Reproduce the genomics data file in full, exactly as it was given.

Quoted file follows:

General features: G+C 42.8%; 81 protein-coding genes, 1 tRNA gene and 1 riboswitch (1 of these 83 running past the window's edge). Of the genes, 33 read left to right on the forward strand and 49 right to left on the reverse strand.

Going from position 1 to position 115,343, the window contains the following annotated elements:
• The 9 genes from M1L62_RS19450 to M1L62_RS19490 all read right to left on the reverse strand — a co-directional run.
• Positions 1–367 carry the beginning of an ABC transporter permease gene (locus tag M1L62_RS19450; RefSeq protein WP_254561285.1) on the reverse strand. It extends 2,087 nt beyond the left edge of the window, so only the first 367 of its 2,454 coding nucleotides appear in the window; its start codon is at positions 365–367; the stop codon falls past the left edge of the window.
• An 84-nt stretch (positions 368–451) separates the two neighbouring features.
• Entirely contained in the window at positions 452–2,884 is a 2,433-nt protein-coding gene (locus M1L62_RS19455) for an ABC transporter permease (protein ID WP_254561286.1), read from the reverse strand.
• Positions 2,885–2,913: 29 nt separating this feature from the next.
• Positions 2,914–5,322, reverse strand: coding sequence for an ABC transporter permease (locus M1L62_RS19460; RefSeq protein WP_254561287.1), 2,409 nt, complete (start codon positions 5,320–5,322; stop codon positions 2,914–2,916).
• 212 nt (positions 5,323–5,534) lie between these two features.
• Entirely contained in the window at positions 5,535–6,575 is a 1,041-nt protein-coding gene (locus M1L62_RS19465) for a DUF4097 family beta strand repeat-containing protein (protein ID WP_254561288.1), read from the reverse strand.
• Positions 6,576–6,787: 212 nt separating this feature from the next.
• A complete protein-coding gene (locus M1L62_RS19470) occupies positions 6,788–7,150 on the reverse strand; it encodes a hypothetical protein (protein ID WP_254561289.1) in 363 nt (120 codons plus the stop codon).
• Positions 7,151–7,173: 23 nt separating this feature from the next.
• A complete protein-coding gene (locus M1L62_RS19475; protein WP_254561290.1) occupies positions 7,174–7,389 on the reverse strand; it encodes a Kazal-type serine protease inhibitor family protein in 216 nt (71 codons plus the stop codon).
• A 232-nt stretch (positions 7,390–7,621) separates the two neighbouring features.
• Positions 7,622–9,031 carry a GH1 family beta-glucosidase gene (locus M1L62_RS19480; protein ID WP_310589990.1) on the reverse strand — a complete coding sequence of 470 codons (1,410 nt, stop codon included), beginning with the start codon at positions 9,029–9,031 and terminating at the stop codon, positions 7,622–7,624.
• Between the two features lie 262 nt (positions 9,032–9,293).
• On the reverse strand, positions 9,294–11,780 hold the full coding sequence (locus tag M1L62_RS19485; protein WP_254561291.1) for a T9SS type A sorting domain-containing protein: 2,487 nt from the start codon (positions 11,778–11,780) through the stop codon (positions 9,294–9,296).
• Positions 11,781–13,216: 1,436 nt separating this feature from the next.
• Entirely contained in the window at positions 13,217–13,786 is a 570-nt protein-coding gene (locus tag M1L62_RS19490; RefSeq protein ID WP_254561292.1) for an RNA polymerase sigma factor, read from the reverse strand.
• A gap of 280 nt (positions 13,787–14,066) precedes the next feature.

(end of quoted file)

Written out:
General features: G+C 42.8%; 81 protein-coding genes, 1 tRNA gene and 1 riboswitch (1 of these 83 running past the window's edge). Of the genes, 33 read left to right on the forward strand and 49 right to left on the reverse strand.

Going from position 1 to position 115,343, the window contains the following annotated elements:
• The 9 genes from M1L62_RS19450 to M1L62_RS19490 all read right to left on the reverse strand — a co-directional run.
• Positions 1–367 carry the beginning of an ABC transporter permease gene (locus tag M1L62_RS19450; RefSeq protein WP_254561285.1) on the reverse strand. It extends 2,087 nt beyond the left edge of the window, so only the first 367 of its 2,454 coding nucleotides appear in the window; its start codon is at positions 365–367; the stop codon falls past the left edge of the window.
• An 84-nt stretch (positions 368–451) separates the two neighbouring features.
• Entirely contained in the window at positions 452–2,884 is a 2,433-nt protein-coding gene (locus M1L62_RS19455) for an ABC transporter permease (protein ID WP_254561286.1), read from the reverse strand.
• Positions 2,885–2,913: 29 nt separating this feature from the next.
• Positions 2,914–5,322, reverse strand: coding sequence for an ABC transporter permease (locus M1L62_RS19460; RefSeq protein WP_254561287.1), 2,409 nt, complete (start codon positions 5,320–5,322; stop codon positions 2,914–2,916).
• 212 nt (positions 5,323–5,534) lie between these two features.
• Entirely contained in the window at positions 5,535–6,575 is a 1,041-nt protein-coding gene (locus M1L62_RS19465) for a DUF4097 family beta strand repeat-containing protein (protein ID WP_254561288.1), read from the reverse strand.
• Positions 6,576–6,787: 212 nt separating this feature from the next.
• A complete protein-coding gene (locus M1L62_RS19470) occupies positions 6,788–7,150 on the reverse strand; it encodes a hypothetical protein (protein ID WP_254561289.1) in 363 nt (120 codons plus the stop codon).
• Positions 7,151–7,173: 23 nt separating this feature from the next.
• A complete protein-coding gene (locus M1L62_RS19475; protein WP_254561290.1) occupies positions 7,174–7,389 on the reverse strand; it encodes a Kazal-type serine protease inhibitor family protein in 216 nt (71 codons plus the stop codon).
• A 232-nt stretch (positions 7,390–7,621) separates the two neighbouring features.
• Positions 7,622–9,031 carry a GH1 family beta-glucosidase gene (locus M1L62_RS19480; protein ID WP_310589990.1) on the reverse strand — a complete coding sequence of 470 codons (1,410 nt, stop codon included), beginning with the start codon at positions 9,029–9,031 and terminating at the stop codon, positions 7,622–7,624.
• Between the two features lie 262 nt (positions 9,032–9,293).
• On the reverse strand, positions 9,294–11,780 hold the full coding sequence (locus tag M1L62_RS19485; protein WP_254561291.1) for a T9SS type A sorting domain-containing protein: 2,487 nt from the start codon (positions 11,778–11,780) through the stop codon (positions 9,294–9,296).
• Positions 11,781–13,216: 1,436 nt separating this feature from the next.
• Entirely contained in the window at positions 13,217–13,786 is a 570-nt protein-coding gene (locus tag M1L62_RS19490; RefSeq protein ID WP_254561292.1) for an RNA polymerase sigma factor, read from the reverse strand.
• A gap of 280 nt (positions 13,787–14,066) precedes the next feature.